Choose upbeat, fun songs! No art, no jazz, no blues.
If you can't CRUSH a ballad stick to the fun schtuff!
2) 135bpm (beats-per-minute) is the sweet-spot! (Disco dance tempo.)
Most original artists push live arrangements that are below 135bpm up by 5 or even 10,
and above 145 down by the same amount, as will we.
2) Focus on material NOT on the DBB playlists but seems like a fit.
Pick a ton and let us find the ones that will work best in the power trio format of the Deaf Bunnys.
* Don't forget to include which version: original artist or cover, studio or live, etc. *
3) Work-ups take time!
The sooner you get your prep to us the better we can support you and the better YOU will be!
4) Once we've agreed on your numbers, start to figure out how you're going to deliver the song.
See Sheri's version of Seven Nation Army for an example.
*** DON'T FORGET TO FOCUS ON AN UPCOMING SHOW THEME!!! ***
There's no point in nailing Titanium when we're running a Blues show: You won't get off the bench.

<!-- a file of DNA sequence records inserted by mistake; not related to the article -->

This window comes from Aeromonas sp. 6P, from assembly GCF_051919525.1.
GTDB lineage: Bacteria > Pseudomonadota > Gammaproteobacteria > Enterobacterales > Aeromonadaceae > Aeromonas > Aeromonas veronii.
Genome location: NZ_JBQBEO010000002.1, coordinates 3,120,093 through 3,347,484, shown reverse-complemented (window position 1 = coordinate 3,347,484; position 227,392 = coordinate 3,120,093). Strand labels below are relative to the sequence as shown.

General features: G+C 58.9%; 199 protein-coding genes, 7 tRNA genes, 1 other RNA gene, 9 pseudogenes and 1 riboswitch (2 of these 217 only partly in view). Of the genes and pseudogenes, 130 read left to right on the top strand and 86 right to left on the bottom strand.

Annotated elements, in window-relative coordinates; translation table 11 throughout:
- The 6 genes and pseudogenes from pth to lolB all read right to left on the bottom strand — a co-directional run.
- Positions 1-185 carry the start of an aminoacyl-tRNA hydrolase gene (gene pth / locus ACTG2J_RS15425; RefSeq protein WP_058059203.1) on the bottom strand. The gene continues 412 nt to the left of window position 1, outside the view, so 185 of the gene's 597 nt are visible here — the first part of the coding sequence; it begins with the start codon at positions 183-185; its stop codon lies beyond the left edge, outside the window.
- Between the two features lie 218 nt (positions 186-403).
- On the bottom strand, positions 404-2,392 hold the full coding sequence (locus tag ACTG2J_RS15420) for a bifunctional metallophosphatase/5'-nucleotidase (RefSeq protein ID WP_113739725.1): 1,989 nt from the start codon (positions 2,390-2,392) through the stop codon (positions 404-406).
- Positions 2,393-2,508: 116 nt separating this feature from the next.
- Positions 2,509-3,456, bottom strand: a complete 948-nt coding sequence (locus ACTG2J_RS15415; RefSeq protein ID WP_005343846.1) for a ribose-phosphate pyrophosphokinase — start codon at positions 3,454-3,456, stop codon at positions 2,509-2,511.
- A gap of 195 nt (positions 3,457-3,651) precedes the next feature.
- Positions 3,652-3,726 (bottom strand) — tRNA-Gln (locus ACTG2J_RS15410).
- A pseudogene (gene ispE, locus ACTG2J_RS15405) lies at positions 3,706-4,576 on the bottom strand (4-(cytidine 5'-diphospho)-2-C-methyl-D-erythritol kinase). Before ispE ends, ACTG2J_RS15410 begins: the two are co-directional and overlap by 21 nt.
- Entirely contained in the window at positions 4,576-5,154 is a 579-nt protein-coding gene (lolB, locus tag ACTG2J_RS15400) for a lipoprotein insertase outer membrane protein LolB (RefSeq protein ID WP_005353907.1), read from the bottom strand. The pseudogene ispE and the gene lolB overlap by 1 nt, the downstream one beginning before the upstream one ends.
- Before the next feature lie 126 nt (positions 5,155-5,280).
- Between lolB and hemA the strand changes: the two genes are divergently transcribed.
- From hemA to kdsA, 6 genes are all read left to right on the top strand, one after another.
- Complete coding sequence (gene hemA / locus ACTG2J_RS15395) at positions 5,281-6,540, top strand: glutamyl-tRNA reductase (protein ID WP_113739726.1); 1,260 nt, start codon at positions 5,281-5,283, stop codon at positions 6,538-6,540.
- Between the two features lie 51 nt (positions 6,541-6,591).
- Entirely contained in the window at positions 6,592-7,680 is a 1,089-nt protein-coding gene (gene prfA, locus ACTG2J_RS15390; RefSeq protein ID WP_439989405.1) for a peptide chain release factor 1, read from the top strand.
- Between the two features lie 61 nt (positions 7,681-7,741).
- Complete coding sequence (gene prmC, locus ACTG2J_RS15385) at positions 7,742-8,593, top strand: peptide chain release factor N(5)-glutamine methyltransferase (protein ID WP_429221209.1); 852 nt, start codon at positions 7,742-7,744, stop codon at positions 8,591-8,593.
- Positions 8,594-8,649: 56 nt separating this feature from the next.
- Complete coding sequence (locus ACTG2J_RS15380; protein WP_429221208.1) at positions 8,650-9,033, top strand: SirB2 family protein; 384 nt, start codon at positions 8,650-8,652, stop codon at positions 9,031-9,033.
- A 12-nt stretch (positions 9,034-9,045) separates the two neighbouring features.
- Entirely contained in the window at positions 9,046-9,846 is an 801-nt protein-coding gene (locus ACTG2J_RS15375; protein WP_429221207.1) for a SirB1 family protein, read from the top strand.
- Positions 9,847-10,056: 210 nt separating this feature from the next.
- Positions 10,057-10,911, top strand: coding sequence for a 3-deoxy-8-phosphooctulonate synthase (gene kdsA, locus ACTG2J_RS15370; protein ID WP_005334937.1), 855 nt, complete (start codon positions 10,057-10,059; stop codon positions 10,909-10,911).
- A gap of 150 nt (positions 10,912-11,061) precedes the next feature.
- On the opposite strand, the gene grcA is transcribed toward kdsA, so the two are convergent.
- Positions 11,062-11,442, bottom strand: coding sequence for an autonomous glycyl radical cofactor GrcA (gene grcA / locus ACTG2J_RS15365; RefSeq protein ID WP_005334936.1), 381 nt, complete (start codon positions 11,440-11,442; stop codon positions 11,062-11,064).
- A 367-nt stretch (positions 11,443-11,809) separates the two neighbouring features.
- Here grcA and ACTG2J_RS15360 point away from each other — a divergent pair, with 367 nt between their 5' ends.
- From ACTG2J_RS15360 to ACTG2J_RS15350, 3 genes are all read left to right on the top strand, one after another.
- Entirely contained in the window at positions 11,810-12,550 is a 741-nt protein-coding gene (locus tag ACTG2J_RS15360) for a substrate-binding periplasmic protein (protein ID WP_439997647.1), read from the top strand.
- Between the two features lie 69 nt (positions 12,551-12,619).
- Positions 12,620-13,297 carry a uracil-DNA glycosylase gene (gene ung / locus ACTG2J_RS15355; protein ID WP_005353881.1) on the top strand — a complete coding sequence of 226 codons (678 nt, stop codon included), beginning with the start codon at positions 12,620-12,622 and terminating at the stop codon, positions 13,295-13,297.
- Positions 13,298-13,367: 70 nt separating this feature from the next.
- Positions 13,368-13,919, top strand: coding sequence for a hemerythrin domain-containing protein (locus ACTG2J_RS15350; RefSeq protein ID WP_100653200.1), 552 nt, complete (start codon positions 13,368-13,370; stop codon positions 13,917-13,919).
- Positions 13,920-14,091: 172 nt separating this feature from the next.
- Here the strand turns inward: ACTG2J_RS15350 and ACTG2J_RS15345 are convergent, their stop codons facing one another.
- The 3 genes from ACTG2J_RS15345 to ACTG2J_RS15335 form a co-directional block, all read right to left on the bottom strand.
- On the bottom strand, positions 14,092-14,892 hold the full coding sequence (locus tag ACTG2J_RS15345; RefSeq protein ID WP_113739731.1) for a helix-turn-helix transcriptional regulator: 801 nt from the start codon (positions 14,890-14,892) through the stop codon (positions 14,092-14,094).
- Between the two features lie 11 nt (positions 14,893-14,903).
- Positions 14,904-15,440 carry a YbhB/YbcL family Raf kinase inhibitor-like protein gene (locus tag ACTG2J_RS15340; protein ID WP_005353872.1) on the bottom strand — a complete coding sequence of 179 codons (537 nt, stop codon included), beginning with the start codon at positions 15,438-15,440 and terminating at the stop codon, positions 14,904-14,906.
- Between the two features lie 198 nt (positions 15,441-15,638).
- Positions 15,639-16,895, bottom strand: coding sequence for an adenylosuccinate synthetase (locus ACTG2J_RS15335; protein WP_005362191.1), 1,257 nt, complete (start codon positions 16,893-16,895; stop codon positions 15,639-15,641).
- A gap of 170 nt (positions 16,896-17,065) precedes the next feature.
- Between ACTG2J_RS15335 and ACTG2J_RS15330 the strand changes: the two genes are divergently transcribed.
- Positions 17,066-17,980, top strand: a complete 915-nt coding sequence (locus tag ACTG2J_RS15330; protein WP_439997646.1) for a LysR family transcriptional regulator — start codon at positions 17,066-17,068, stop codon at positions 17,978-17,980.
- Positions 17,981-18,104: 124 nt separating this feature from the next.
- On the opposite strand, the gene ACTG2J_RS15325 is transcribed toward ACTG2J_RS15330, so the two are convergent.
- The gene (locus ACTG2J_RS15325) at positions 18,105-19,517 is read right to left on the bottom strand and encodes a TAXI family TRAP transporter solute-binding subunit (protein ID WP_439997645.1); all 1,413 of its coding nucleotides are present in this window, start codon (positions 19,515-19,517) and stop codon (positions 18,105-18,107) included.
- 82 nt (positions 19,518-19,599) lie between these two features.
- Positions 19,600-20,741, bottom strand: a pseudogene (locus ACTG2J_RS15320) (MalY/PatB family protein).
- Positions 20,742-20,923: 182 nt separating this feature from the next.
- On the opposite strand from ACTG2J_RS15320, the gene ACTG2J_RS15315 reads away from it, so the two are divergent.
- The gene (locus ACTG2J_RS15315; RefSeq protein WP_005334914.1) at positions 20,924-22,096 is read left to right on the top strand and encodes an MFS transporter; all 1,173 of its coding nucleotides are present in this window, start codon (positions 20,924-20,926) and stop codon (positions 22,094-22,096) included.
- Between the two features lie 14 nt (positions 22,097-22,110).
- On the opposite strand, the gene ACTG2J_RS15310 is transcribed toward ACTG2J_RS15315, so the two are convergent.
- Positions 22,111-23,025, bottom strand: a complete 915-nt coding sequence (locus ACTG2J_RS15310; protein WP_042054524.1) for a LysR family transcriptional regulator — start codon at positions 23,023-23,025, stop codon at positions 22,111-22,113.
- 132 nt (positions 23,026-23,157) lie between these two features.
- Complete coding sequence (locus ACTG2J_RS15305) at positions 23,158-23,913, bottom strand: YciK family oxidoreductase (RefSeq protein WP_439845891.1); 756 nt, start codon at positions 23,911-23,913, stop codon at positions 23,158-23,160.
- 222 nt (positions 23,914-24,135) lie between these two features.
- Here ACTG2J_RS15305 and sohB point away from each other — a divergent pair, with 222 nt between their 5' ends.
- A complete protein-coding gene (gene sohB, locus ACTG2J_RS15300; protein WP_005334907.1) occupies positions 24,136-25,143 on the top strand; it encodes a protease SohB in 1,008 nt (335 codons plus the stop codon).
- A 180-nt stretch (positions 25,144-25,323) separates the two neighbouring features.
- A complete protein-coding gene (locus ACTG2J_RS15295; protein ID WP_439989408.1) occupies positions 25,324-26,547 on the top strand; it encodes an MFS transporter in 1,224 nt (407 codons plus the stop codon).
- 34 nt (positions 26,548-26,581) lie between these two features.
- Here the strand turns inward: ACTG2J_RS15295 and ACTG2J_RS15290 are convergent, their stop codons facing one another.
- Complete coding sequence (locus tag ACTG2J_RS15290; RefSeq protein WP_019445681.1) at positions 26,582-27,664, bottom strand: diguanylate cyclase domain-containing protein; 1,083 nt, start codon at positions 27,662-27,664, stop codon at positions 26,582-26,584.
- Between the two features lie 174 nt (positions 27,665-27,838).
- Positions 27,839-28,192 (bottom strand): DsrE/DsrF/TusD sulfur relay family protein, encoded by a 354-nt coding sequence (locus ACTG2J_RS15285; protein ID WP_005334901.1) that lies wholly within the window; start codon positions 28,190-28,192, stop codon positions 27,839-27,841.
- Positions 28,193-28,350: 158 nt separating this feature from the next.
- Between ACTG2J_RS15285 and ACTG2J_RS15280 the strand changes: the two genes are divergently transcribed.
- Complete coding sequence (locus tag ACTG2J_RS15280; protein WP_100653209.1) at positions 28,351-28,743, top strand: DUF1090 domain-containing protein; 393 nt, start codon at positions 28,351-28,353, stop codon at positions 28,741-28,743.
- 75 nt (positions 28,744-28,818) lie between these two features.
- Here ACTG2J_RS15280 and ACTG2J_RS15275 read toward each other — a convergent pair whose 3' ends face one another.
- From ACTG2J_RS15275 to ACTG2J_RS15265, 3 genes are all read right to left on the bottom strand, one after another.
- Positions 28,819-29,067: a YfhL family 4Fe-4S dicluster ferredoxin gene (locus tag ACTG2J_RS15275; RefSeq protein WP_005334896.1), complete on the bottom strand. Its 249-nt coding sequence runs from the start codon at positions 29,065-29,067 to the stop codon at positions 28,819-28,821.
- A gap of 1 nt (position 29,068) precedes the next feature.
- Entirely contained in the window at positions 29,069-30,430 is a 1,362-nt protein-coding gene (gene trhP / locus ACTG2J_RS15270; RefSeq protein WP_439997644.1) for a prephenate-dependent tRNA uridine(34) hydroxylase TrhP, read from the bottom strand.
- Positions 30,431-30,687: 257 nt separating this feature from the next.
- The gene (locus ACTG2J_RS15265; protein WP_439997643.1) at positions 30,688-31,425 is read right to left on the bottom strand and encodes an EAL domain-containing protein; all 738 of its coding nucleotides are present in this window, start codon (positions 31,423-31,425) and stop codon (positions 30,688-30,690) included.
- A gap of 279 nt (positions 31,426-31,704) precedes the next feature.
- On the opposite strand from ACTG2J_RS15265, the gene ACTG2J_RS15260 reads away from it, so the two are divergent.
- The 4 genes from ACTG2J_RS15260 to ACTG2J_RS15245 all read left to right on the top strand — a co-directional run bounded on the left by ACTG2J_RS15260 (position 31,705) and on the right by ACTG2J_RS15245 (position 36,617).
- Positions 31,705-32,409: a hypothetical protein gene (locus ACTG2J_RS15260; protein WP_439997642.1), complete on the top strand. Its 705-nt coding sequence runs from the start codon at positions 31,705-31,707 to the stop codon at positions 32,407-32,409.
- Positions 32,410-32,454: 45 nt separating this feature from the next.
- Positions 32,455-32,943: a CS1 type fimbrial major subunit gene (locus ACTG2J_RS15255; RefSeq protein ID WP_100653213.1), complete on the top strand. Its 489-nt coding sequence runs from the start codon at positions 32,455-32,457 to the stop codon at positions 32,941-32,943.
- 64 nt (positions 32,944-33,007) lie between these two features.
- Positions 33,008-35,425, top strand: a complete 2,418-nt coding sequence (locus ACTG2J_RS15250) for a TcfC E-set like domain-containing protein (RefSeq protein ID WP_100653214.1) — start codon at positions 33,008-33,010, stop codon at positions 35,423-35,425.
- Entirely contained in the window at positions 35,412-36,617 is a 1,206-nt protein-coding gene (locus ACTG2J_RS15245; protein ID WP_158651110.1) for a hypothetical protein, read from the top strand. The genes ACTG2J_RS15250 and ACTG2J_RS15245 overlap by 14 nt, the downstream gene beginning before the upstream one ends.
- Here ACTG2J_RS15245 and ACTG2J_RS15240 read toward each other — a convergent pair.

Practice is time on your own learning the structure, changes, in-and-outs, delivery, etc.
Rehearsal is about getting tight with the other musicians.
1) Respect the other musician's time!
REHEARSALS START AT THE BOOKED TIME:
Arrive before a booked rehearsal with enough time to unpack, warm-up or tune-up, pee...
Every band we know has booted at least one member for time fouls:
Sometimes it doesn't matter how great of a player you are.
2) FOCUS on the task at hand!
If the folks on your phone are more important than the folks in the room with you then you should
go be with them. Really.
3) Respect the equipment!
None of this schtuff is cheap, ya break it ya bought it. At replacement value.
4) Share YOUR viewpoint!
Don't assume anybody in the room has all the answers, they don't!
5) Listen and learn from the other musicians!
Especially the Deaf Bunnys when it comes to tone and mojo/performance.
We've been using this rig and supporting other musicians for a long time!
We know how to make you sound (and look) Great! (Not good: GREAT!)
6) If you don't have a Google account get one.
We use Gmail email, calendar, Keep, Drive... to share all things Deaf Bunny.
7) Figure about 20 minutes per song:
That's 3 or 4 takes with a bit of time for discussion, tweaking, etc.
So pick three or four numbers to work on.
* Plan on being the focus of attention for about an hour. *
Be A Generous Musician!
Use these Open Rehearsals to practice the art of supporting the other players.